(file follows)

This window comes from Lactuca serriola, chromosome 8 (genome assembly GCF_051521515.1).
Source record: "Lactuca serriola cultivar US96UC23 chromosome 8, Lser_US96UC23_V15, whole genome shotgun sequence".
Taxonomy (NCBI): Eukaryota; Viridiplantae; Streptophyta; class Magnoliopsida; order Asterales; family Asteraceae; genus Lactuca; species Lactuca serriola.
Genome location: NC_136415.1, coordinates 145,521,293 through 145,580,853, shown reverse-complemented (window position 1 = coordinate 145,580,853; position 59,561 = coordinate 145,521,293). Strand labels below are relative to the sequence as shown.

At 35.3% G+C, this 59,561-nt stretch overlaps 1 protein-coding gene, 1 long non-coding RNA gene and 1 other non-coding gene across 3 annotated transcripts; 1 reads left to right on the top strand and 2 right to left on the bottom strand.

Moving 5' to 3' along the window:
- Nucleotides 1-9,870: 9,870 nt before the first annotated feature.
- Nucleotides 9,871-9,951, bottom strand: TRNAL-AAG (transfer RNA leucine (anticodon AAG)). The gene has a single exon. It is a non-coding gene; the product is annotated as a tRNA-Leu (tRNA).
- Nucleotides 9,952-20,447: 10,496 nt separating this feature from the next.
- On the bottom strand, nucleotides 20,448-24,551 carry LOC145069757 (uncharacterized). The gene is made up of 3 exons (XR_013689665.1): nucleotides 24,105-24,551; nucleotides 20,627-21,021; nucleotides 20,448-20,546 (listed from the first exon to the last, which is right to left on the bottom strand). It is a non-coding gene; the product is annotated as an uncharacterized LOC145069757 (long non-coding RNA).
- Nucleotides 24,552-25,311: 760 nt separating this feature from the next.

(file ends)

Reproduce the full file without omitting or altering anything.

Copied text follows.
This window comes from Lactuca serriola, chromosome 8 (genome assembly GCF_051521515.1).
Source record: "Lactuca serriola cultivar US96UC23 chromosome 8, Lser_US96UC23_V15, whole genome shotgun sequence".
Taxonomy (NCBI): Eukaryota; Viridiplantae; Streptophyta; class Magnoliopsida; order Asterales; family Asteraceae; genus Lactuca; species Lactuca serriola.
Genome location: NC_136415.1, coordinates 145,521,293 through 145,580,853, shown reverse-complemented (window position 1 = coordinate 145,580,853; position 59,561 = coordinate 145,521,293). Strand labels below are relative to the sequence as shown.

At 35.3% G+C, this 59,561-nt stretch overlaps 1 protein-coding gene, 1 long non-coding RNA gene and 1 other non-coding gene across 3 annotated transcripts; 1 reads left to right on the top strand and 2 right to left on the bottom strand.

Moving 5' to 3' along the window:
- Nucleotides 1-9,870: 9,870 nt before the first annotated feature.
- Nucleotides 9,871-9,951, bottom strand: TRNAL-AAG (transfer RNA leucine (anticodon AAG)). The gene has a single exon. It is a non-coding gene; the product is annotated as a tRNA-Leu (tRNA).
- Nucleotides 9,952-20,447: 10,496 nt separating this feature from the next.
- On the bottom strand, nucleotides 20,448-24,551 carry LOC145069757 (uncharacterized). The gene is made up of 3 exons (XR_013689665.1): nucleotides 24,105-24,551; nucleotides 20,627-21,021; nucleotides 20,448-20,546 (listed from the first exon to the last, which is right to left on the bottom strand). It is a non-coding gene; the product is annotated as an uncharacterized LOC145069757 (long non-coding RNA).
- Nucleotides 24,552-25,311: 760 nt separating this feature from the next.